Very soon, my youngest daughter will come rushing out of class and announce that tomorrow she must bring in a black bin liner "so I can clear out my tray and bring all my books home to keep".
Aggghhh. It's enough to make you weep.
Why doesn't school get it? I don't actually want a black bin liner (splitting at the seams) crammed full of Emma's school books, her miscellaneous colouring pages, numerous half-finished maths work sheets, Christmas card artwork (unfinished - so that's where it went) and wet play sketch book doodles.
Don't get me wrong – I love flitting through her books at parents' evening and I will always keep a handful from over the years as a treasured memento. But that's it, I don't need every last piece of artwork she ever did, or the dog-eared paper containing her preparatory work for the "design a firework" competition she entered back in November.
"But what are we supposed to do with it all?" says my friend Rebecca, a year six teacher and mum of three. "If you tip the lot you will always get a load of parents asking for their child's stuff, and if you send them home with it you get parents like you shooting us daggers outside the classroom as they see their child dragging the bin liner towards them."
Sorry, I'm so in the second camp.
And it's not just the sheer volume of stuff that comes home, my daughter – bless her – wants me to sit down and go through every last bit – which she wants to painstakingly hand me, one at a time, and talk me through.
"You bad bad mother," exclaims my cousin Anne (earth mum, stay at home goddess, all round wonderful person). "I've been making a memory box for Seth since he was at nursery – it's packed with items which plot his progress along the way. When he's 18 I'm going to present him with it – we'll have such fun going through it together."
Is she for real?
If I was to make memory boxes for my three, I'd need to rent storage space to keep it all, and never mind a "box" I'd need industrial-size crates.
And is she telling me she's kept all the junk modelling Seth as made? Over the years I've sent in more cereal boxes/yogurt pots and loo rolls than I should think Sainsbury's can hold in one store. And I've groaned as this rubbish has come back home having morphed into a fire engine, a dinosaur, a corner shop, the hanging gardens of Babylon.
What's more, when Emma and I lug the dreaded bin bag in through the door, I will dump it somewhere, and then spend the next few days (ok, weeks) moving it from place to place. It will sit in the corner of the kitchen for a while, then possibly find its way into the front room, before miraculously making its way upstairs and into Emma's bedroom. Then one day in the summer holidays, as I desperately try to cram the lot into the bottom of her wardrobe, she will come across me.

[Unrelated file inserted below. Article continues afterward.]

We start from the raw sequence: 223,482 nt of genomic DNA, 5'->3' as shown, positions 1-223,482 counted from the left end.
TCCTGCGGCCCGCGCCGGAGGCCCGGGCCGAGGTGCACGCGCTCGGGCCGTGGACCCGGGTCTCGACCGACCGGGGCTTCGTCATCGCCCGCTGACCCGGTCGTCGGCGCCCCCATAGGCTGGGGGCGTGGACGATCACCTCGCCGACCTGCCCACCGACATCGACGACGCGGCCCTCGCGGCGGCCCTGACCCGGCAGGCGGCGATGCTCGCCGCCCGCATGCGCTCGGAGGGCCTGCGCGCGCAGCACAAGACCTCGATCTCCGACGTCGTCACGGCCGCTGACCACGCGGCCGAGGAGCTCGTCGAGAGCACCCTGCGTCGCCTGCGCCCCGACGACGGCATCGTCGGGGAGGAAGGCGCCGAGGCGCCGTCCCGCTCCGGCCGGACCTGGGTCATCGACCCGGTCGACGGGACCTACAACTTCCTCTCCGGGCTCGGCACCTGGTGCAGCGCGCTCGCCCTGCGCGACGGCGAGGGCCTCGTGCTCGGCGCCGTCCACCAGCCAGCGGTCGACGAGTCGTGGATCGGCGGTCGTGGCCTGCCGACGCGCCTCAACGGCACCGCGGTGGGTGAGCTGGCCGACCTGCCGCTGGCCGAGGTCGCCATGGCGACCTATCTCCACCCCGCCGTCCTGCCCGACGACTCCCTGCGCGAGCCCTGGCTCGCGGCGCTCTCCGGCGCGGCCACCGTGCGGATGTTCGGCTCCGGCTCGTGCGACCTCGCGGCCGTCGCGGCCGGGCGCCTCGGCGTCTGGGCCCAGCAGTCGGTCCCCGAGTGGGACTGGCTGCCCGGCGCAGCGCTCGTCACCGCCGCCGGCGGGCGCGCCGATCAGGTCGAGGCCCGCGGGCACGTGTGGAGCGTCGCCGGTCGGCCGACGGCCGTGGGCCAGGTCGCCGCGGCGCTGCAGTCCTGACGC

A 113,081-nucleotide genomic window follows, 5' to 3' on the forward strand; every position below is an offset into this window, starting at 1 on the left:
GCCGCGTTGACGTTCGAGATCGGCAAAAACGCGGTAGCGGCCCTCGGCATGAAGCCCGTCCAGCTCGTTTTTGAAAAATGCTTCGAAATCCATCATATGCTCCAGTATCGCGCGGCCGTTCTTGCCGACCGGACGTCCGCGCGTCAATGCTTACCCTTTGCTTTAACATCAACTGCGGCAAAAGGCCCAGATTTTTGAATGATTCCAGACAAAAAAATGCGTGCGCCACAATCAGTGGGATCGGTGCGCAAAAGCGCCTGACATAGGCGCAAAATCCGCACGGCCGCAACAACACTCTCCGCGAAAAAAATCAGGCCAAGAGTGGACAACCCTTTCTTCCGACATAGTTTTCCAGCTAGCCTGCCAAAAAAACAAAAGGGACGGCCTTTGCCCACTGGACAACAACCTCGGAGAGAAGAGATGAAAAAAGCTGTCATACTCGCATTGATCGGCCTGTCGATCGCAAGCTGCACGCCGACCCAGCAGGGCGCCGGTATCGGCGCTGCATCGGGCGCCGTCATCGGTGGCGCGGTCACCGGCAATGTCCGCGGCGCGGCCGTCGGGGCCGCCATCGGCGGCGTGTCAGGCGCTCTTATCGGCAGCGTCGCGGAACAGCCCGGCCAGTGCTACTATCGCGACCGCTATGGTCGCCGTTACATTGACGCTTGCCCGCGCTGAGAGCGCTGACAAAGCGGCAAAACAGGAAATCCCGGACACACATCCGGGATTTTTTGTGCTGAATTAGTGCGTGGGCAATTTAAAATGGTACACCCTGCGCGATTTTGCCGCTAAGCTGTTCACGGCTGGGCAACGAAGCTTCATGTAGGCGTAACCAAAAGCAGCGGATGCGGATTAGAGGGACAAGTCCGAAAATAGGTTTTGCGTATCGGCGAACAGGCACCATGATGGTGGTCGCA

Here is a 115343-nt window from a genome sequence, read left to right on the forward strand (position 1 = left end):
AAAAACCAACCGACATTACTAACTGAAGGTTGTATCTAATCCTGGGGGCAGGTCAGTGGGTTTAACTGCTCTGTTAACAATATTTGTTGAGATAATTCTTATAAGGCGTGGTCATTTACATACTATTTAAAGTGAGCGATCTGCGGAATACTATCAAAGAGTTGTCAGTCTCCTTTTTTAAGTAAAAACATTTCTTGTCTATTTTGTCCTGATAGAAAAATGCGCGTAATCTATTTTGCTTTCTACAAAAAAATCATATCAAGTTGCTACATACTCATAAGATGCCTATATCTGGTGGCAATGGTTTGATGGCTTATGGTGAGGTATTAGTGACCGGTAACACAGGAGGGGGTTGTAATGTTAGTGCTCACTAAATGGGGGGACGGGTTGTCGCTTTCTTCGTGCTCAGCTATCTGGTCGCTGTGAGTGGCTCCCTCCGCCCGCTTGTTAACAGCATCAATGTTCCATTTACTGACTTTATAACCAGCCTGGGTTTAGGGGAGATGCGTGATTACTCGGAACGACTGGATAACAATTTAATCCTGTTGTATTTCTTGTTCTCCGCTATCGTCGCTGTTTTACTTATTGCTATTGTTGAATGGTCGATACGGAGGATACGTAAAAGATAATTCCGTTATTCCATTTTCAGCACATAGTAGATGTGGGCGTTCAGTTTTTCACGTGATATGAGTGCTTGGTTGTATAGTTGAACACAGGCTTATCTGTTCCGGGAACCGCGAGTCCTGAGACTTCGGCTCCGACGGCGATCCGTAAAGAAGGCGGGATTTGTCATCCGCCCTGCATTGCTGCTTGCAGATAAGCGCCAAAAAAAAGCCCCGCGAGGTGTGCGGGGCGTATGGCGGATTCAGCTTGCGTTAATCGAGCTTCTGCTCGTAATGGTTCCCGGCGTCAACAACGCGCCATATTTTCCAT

Frowning slightly, she will say: "Mum, shall we go through my stuff now? You need to look at it before you put it away."
And I will be caught. There will be no way around it, unless I do really and truly want to be a bad bad mother. I'll have to sit there, stressing about all the other jobs I have to do, about dinner not getting cooked, about the pile of ironing and the copy yet to be written, and I will smile sweetly and try to look interested as she opens the book to "Maths, September 2010, book one."
It will be a long session.
Keep a few treasured items. One exercise book from each year per child (their literacy work is usually a good choice) is fun to look back on when your children are much older.
Display artistic creations fashioned out of kitchen roll cardboard and tea bag boxes for a week. After that if your child can't bear to throw them away, suggest you send them on to loving grandparents with a little note explaining how it's a labour of love from little Polly to Grandma and how Grandma might like to keep it now. Grandma will hate you - but it's a small price to pay to dump the junk.
Tackle going through the bag early - grasp the nettle and get it over with. Otherwise you will end up spending the summer holidays shunting the bag from one part of the house to another.
Sigh loudly when your child comes out of class with their bag of stuff and exclaim: "I don't want that tat in my house". Your idea of tat is their idea of treasure.
Sort the bag out in front of your child. Try whizzing through it before looking at it with your child - you will be able to sort a lot of the really tatty stuff out first and bin it - and it will make for a much quicker operation when you look at it "for real".
Throw anything into the main kitchen bin - that will be the same day your child (unusually) puts their own rubbish in the bin. To avoid wails of anguish and a huge tantrum when they see their drawing of The Titanic in the recycling box, wrap all such artwork in plastic bags and put straight in the outside bin.
Does this sound horribly familiar?
What do you least like carting home - wet play doodles, maths books from nine months before or that massive Tudor house complete with straw thatch?
What was the most space-taking-up creation ever brought home?